The Narrative Lectionary now moves from the narrative of Acts to a brief, three-week tour of the letters, specifically Paul’s Letter to the Galatians. Although the letters don’t usually have much in the way of narratives in them, this week we have two short narrative episodes recounted by Paul. As common with letters, Galatians is an “occasional” letter, in that there was a specific purpose and occasion that prompted Paul to write. Understanding the occasion that prompted the letter can help us to understand its content.
Paul is upset with the “churches of Galatia” because he has heard that they have fallen in with the “wrong crowd” theologically, that the controversy between the traditionalists and innovators recounted in Acts 15 has spread to Asia Minor. The traditionalists (the “circumcision faction”) argue that before the Gentiles can become heirs to God’s promise, they need to become part of the covenantal people of Israel and observe the rite of circumcision (and the rest of the Torah). This runs counter to the teachings of Paul, who argues that all people, Jewish and Gentile, become heirs to the promise in the same way, through a relationship of trust with Jesus who comes to us without prerequisites. He writes to convince the Galatians to reject this narrow view that throws obstacles in the way of God’s love and to instead trust in the work that Jesus has done to firmly establish their relationship with God.
So, as a part of Paul’s argument, he tells a story. Stories are powerful influences in our lives. Our brains are hardwired to tell, hear, and learn from stories (check out Wired for Story by Lisa Cron for a fascinating look at this). So, in addition to more directly theological arguments, Paul tells part of his own story. He begins with the origin and authority of his understanding of the gospel, that he didn’t start out as a Gentile-loving, anything-goes, Torah-hating person, but exactly the opposite. He was more pharisaical than the other Pharisees. It wasn’t a logical argument that changed his view, but an experience of the risen Messiah that knocked him on his rear and turned his world upside down, a literal “come to Jesus” moment. Paul didn’t come up with the gospel he’s spreading, he got it directly from the Resurrected One himself. [You might notice that in this argument, those who oppose Paul’s teaching are opposing Jesus himself. Clever, eh?]
And, Paul continues, it wasn’t just him. Even Peter (aka Cephas) lives in the same gospel, thanks to his experience with Cornelius (Acts 10). But, even when the famous apostle Peter caves to peer pressure and gives the Gentile Christians the cold shoulder, the newbie Paul doesn’t back down. The gospel he received from Jesus is too important to worry about embarrassing Peter (or himself). So, he gives Peter a severe dressing-down.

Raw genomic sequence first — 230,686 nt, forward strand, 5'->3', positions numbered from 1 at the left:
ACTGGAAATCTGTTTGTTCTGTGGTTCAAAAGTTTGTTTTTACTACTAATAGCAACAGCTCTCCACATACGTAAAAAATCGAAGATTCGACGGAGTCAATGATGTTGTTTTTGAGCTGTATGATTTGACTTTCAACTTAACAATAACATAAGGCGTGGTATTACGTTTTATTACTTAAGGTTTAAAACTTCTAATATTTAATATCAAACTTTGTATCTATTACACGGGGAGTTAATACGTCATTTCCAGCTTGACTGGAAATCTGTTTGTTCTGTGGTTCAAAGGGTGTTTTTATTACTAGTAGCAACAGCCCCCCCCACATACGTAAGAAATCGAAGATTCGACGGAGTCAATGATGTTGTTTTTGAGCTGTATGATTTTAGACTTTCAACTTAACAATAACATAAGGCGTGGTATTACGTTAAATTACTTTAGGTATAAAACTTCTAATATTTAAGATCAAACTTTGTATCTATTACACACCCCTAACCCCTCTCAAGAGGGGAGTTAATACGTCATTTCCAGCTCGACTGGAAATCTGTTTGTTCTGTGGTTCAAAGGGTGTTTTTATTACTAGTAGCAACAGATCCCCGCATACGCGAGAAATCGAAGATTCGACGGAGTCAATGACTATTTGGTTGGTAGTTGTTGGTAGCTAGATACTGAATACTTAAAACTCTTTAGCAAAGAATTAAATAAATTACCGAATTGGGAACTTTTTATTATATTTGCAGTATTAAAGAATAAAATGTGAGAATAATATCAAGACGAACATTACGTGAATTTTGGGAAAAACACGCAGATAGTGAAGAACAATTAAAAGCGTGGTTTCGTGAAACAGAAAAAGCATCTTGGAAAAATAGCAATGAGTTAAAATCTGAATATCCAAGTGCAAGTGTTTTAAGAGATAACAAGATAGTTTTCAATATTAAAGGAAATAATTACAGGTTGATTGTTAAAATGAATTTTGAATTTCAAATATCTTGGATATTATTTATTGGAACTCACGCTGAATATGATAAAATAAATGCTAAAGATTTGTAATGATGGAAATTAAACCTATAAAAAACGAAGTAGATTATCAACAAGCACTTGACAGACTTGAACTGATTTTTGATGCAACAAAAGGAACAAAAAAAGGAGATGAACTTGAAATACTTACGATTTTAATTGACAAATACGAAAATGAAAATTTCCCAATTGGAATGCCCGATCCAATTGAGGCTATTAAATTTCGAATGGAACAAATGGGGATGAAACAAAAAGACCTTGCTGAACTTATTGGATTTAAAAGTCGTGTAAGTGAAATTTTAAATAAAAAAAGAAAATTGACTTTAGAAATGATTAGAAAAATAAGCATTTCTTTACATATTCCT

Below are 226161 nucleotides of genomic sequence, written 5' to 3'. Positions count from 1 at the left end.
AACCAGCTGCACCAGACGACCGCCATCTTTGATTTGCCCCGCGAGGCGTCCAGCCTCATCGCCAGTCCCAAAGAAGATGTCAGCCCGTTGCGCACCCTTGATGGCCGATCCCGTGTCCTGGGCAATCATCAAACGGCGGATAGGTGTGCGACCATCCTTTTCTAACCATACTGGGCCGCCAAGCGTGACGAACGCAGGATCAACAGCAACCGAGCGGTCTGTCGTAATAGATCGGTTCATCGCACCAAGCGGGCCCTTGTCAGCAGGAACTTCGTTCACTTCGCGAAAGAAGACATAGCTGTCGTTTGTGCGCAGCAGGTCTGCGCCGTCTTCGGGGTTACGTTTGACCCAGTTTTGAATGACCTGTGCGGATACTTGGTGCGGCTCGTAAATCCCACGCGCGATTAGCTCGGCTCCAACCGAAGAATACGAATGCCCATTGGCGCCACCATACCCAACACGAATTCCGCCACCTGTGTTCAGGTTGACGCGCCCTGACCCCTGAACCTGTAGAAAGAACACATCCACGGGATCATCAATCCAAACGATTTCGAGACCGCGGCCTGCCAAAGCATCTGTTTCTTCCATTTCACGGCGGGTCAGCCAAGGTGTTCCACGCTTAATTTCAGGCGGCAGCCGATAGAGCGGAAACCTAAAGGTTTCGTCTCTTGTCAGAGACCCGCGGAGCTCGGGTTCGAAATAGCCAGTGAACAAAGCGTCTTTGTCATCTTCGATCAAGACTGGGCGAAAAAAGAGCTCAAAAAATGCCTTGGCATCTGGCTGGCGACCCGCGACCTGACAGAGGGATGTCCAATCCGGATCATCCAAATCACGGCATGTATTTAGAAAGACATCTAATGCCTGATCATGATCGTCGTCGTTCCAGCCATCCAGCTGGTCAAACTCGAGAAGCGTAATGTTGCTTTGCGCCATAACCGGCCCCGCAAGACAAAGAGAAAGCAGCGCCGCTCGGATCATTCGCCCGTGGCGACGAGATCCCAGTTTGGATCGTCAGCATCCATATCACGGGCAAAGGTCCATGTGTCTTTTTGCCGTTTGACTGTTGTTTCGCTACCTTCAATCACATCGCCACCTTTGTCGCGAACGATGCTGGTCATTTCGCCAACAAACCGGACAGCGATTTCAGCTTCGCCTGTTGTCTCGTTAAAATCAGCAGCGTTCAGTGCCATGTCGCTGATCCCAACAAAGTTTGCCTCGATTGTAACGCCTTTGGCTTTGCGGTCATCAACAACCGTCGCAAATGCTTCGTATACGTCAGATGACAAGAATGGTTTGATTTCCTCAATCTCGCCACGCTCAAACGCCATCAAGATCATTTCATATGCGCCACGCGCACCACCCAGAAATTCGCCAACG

Why does Paul write this portion of his story in a letter to the Galatians? For faith formation. Their faith, the relationship that God has with them (and they have with God), has been twisted out of shape by this wrong teaching and needs to be reformed. When our understanding of God’s love and promises gets twisted into a guilt-inducing, exclusive, self-righteous, individualistic parody of the gospel, then our faith is malformed and needs to be reformed. Listening to God’s story in the stories of the saints in Scripture, in history, and in our communities, can form our faith, so we can tell our own stories to others, stories based on the freeing, forgiving, inclusive, community-building love of God that transforms us into the people of God and transforms the world into the kingdom of God.
-Gregory Rawn (Publisher)
This week’s FREE resource is an intergenerational “Learning the Story” activity from our Living the Word: Cross+Generational Education product called “What’s on the Inside.” This activity can be adapted for use with young kids and adults, or (even better) all the generations together in a classroom or even in the worship service! The Living the Word: Cross+Generational Education curriculum provides weekly lessons following the Narrative Lectionary that encourages the different generations to teach and learn from each other in a classroom or other flexible educational setting.